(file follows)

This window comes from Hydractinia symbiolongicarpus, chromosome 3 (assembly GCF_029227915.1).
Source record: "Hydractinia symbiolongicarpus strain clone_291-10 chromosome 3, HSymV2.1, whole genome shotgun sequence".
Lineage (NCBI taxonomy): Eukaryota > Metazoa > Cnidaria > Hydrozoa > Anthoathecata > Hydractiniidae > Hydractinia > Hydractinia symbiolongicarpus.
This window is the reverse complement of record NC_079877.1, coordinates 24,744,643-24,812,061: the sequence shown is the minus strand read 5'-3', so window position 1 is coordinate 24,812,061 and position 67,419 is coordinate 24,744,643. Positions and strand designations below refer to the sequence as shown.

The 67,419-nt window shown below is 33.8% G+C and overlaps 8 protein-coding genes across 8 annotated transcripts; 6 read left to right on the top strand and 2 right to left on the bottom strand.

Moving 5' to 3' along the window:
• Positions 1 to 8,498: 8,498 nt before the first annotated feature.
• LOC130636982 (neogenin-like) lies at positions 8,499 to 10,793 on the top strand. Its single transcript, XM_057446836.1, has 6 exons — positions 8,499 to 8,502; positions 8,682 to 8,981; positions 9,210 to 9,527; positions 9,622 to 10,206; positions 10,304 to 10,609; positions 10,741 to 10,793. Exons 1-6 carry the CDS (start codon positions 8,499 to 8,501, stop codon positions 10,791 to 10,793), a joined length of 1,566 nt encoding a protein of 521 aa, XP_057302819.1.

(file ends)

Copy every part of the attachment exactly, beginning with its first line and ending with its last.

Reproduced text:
This window comes from Hydractinia symbiolongicarpus, chromosome 3 (assembly GCF_029227915.1).
Source record: "Hydractinia symbiolongicarpus strain clone_291-10 chromosome 3, HSymV2.1, whole genome shotgun sequence".
Lineage (NCBI taxonomy): Eukaryota > Metazoa > Cnidaria > Hydrozoa > Anthoathecata > Hydractiniidae > Hydractinia > Hydractinia symbiolongicarpus.
This window is the reverse complement of record NC_079877.1, coordinates 24,744,643-24,812,061: the sequence shown is the minus strand read 5'-3', so window position 1 is coordinate 24,812,061 and position 67,419 is coordinate 24,744,643. Positions and strand designations below refer to the sequence as shown.

The 67,419-nt window shown below is 33.8% G+C and overlaps 8 protein-coding genes across 8 annotated transcripts; 6 read left to right on the top strand and 2 right to left on the bottom strand.

Moving 5' to 3' along the window:
• Positions 1 to 8,498: 8,498 nt before the first annotated feature.
• LOC130636982 (neogenin-like) lies at positions 8,499 to 10,793 on the top strand. Its single transcript, XM_057446836.1, has 6 exons — positions 8,499 to 8,502; positions 8,682 to 8,981; positions 9,210 to 9,527; positions 9,622 to 10,206; positions 10,304 to 10,609; positions 10,741 to 10,793. Exons 1-6 carry the CDS (start codon positions 8,499 to 8,501, stop codon positions 10,791 to 10,793), a joined length of 1,566 nt encoding a protein of 521 aa, XP_057302819.1.